A lot of what makes Hannah so successful is that it won't really commit to telling any one story in particular, scanning a network of people without making each of their lives a separate, static representation of their personality, but a realisation of a constantly evolving family, whereby relationships aren't restricted or set in stone, and where sisterhood doesn't necessarily mean unconditional admiration or adulation. Each sister comes across as individual, but none of them have massive arcs to undergo or major hurdles to encounter, our view of them capable through their attitude towards each other, be it a hint of jealousy and resentment at a man's preference of one sister over the other, or an outraged reaction to literary truth.

Key to buying into this family's thinly-veiled and rather sad dynamic is the way that life is treated as so incidental; affairs happen matter-of-factly, and there's never any lingering impression of their lives as a drama. These sisters embody guilt, angst and contempt but aren't riddled with or defined by them. In theory, this family could so easily implode from within, but the nature of these women as unaware, the different perspectives that they have on life and the different roles that they fulfill, tell you that this is and always has been how things will operate.

Saturday, March 14, 2009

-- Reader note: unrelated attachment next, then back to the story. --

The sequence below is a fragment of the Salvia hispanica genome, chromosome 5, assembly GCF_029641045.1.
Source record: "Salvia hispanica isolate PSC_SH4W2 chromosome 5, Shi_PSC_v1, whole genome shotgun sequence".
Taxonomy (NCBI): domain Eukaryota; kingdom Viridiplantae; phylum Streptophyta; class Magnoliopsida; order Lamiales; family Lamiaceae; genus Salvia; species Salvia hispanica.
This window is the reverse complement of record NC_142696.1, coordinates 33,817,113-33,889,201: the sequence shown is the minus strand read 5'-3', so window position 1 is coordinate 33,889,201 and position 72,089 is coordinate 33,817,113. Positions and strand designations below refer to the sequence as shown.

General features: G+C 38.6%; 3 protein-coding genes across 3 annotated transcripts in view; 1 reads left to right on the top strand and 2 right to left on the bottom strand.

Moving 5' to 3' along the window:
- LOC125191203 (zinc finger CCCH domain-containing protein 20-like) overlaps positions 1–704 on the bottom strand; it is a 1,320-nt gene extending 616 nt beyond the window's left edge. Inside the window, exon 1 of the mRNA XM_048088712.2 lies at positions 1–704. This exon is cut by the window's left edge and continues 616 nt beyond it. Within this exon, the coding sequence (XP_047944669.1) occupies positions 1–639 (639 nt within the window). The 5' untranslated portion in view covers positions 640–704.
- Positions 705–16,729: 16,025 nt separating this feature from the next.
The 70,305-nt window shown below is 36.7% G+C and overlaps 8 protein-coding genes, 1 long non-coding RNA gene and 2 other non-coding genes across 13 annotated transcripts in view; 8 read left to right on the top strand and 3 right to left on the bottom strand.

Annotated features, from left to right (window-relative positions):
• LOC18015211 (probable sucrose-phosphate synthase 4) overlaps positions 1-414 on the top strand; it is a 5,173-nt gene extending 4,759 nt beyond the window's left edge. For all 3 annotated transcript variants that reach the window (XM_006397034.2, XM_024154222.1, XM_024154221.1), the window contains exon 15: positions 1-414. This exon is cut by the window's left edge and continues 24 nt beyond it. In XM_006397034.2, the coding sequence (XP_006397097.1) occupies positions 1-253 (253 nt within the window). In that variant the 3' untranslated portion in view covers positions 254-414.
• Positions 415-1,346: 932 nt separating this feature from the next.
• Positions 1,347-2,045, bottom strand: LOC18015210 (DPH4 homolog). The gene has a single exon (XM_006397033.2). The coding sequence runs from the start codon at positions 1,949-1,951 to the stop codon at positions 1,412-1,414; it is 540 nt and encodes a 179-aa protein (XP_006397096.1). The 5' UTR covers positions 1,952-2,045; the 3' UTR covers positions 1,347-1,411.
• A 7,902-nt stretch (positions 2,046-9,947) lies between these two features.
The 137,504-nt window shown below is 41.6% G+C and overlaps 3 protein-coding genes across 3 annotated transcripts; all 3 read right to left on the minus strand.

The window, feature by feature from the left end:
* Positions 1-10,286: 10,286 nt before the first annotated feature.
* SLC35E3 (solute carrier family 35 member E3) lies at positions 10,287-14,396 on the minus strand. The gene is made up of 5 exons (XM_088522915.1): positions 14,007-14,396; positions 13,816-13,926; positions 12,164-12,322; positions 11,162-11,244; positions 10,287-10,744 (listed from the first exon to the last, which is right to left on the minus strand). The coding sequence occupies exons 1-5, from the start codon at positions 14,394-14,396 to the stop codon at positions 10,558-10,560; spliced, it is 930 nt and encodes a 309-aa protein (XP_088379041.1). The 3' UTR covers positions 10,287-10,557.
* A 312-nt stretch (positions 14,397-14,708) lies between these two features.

Can You Afford Norma Desmond?

That may sound like a stupid question, because really, who can? But what I really mean to say is, can you afford to pay £6,000 for a vintage original Sunset Boulevard poster?

have a preview of some of the posters auctioned off at Christie's this coming Wednesday, and it includes an original print of Carl Dreyer's incredible The Passion of Joan of Arc, which is poised to appear in the upper echelons of my personal canon, if ever completed. It's definitely one of the more interesting designs, and its use of light and shade alludes to Dreyer's own technique, even if it's kind of a waste not to depict Falconetti's expressive power. The Vertigo one is very famous, and I love how it feels so breezy, like it's a part of the Wacky Races scenery, or something equally flimsy. Lighter still is the fluffy confection of Audrey Hepburn's Sabrina, firmly in control of everything and everyone without seeming to be. The Sunset Blvd. poster seems a lot more standard, with its emerging faces and promises of melodrama, although the knotted film reel is a classic touch.